These escalations are typically necessary when a customer service representative is unable to satisfy a customer’s demands due to company policy or other limitations. In these cases, a manager or supervisor may be able to make exceptions or provide additional resources for resolving complex customer issues.
These days, several companies set up service level agreements (SLAs) that guarantee the level of service customers can expect from an organization.
According to Hiver’s 2021 Customer Service Benchmark Report, 46% of companies have an SLA of less than 6 hours for resolution of customer queries.
This means that customer service agents at those companies are expected to resolve all customer queries in under 6 hours. Failure to do so will result in an automatic escalation.
When an SLA violation occurs, the higher-ups in the team are automatically notified. Such escalations urge them to take charge and work on resolving the customer’s query at the earliest because otherwise, it can result in customer dissatisfaction or reputational damage.
The best practices in customer escalation management
Now that we’ve covered the basics of what customer escalations are all about, let’s go over some of the best practices you should keep in mind while implementing an escalation process:
1. Define SLAs for your team
The first step in your escalation management process is to define your internal SLAs. These are the rules you’re going to use to determine when an escalation is necessary, and what actions should be taken after an escalation has been triggered. The internal SLAs you define will vary based on your type of business. Here are some examples of customer service issues that can trigger escalations:
- A customer makes five attempts to contact customer support without being assisted.
- Your product or service is not delivered within 24 hours of purchase.
- Customer satisfaction survey score falls below a certain threshold.
2. For each SLA breach, set up corresponding escalation paths
Each time an SLA breach occurs, your customer service software should automatically trigger an escalation path depending on how you set it up.
Following are examples of possible escalations paths:
- A senior manager reaches out to the customer within two hours of an escalation trigger.
- A senior manager assigns a junior manager to handle the customer request on priority.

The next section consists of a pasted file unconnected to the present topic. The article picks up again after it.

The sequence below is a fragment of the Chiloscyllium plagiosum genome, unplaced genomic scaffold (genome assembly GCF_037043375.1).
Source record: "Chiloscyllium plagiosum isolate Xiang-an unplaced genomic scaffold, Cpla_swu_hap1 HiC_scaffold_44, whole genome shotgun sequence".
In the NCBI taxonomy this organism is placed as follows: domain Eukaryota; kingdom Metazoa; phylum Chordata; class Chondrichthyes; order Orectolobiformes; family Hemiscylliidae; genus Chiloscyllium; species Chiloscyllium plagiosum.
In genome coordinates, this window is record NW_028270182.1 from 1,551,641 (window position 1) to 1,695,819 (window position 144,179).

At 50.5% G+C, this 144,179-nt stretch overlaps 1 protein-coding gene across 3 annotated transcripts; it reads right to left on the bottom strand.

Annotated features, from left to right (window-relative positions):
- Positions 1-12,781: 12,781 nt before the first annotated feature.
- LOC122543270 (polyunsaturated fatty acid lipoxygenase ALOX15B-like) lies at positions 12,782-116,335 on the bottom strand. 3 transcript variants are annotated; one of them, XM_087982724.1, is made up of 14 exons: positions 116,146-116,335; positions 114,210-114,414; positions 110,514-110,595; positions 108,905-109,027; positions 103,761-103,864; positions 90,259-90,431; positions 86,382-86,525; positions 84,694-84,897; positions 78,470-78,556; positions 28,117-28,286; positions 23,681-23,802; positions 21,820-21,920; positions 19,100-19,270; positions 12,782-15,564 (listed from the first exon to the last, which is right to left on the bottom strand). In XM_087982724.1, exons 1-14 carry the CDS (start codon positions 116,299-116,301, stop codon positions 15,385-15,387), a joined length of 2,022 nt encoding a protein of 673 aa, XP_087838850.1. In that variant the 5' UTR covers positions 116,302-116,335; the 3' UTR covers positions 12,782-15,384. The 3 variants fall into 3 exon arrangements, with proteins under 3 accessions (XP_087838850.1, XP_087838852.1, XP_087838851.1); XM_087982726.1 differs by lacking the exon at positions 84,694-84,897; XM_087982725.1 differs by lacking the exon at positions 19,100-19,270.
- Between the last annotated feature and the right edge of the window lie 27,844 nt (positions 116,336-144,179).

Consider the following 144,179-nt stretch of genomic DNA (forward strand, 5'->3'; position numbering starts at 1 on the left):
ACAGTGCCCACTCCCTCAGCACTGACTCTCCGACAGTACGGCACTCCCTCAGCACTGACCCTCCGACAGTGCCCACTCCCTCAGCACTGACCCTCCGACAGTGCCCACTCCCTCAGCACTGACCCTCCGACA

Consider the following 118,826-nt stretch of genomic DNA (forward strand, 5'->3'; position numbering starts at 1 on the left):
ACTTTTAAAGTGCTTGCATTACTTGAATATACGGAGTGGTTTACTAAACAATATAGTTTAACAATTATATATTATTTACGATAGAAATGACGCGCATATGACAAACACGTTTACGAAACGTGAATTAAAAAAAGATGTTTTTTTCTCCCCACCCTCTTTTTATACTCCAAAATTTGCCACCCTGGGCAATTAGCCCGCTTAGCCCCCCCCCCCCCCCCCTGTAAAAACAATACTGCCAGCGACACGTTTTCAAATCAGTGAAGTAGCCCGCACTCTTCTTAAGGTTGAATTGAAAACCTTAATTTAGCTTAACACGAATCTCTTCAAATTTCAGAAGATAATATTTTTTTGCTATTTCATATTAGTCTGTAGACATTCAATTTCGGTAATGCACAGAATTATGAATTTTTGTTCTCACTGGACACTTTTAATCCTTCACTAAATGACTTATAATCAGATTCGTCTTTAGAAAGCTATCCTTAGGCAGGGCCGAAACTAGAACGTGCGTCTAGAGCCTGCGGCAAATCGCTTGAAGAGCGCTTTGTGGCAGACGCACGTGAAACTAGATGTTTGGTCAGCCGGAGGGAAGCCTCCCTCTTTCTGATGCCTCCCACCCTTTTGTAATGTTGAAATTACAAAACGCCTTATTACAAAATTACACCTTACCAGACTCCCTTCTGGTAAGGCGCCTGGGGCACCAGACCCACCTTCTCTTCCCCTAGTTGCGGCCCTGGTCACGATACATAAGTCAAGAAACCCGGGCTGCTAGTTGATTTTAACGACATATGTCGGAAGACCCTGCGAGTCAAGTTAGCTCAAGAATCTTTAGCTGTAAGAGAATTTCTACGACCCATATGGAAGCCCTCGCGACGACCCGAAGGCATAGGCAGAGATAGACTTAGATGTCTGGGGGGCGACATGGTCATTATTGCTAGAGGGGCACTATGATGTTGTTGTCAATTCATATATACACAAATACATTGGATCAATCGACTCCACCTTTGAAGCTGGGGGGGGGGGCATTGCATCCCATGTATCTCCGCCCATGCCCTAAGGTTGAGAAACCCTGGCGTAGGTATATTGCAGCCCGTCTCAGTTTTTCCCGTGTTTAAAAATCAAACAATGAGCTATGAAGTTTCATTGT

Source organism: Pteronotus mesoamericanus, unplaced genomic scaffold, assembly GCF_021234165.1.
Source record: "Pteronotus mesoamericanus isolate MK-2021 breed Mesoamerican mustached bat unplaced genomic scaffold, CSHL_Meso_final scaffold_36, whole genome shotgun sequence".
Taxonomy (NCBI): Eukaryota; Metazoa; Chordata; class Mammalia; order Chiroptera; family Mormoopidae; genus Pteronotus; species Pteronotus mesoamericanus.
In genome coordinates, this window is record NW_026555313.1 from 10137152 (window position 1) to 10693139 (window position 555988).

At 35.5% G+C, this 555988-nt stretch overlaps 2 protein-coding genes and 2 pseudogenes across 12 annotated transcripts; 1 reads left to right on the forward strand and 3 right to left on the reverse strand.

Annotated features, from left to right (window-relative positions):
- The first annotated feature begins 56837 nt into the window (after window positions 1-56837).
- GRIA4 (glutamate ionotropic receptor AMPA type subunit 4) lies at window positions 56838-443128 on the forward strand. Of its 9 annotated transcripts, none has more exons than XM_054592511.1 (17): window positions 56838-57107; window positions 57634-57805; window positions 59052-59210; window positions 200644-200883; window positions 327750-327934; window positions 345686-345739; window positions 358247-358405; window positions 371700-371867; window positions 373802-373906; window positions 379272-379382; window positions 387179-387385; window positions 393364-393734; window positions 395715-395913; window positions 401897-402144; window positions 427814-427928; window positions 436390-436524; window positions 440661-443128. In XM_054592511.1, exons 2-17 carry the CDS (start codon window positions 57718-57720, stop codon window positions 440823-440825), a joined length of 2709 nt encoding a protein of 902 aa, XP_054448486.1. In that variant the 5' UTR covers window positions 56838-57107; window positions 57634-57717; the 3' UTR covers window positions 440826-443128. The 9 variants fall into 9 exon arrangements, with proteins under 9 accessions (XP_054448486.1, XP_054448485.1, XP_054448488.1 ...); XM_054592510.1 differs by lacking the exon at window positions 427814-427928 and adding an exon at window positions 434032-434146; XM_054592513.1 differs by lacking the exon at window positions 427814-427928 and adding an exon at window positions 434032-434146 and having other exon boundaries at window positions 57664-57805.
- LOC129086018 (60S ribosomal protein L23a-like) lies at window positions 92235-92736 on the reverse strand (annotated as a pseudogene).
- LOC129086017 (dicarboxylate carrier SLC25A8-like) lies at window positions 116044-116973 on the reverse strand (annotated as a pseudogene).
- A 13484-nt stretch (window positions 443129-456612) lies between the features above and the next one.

- A team member reassigns the support ticket to another team member with greater authority.
It’s important to note that not all escalations are equal in terms of priority or urgency. You need to develop a system that prioritizes your incoming customer escalations. This could be based on how severe the situation is, how urgent it is for you to respond, and how much time you have before the situation turns dire.
A good way to approach this is to create an escalation matrix. It is essentially a flowchart that outlines the different steps involved with escalating and resolving customer requests.
For example, it can help define when an agent needs to pass on a ticket to another department or how long it takes before someone responds. By taking these factors into account, you can rest assured that employees know exactly what processes they have to follow and how fast they have to work. Everything runs smoothly and no customer request goes unanswered.
3. Do a thorough root cause analysis of the escalated issue
Escalations can be caused by any number of reasons.
In their rush to rectify an escalated issue at hand, agents often fail to do a thorough analysis of what went wrong in the first place.
Without an in-depth look at what caused the issue, how will you ensure that it doesn’t happen again?
It’s important to take some time and analyze exactly what went wrong and how it can be avoided in future. The agent who was originally assigned the request should be an integral part of this process.
You must dig deep into the issue and find out why it happened and what led up to it. Was there an error on your end? Or was something wrong with the product itself? Was there an issue with your website? Or was something else entirely stopping customers from using your service? The answers will help you better understand why a customer reached out in the first place and how the issue ended up being escalated.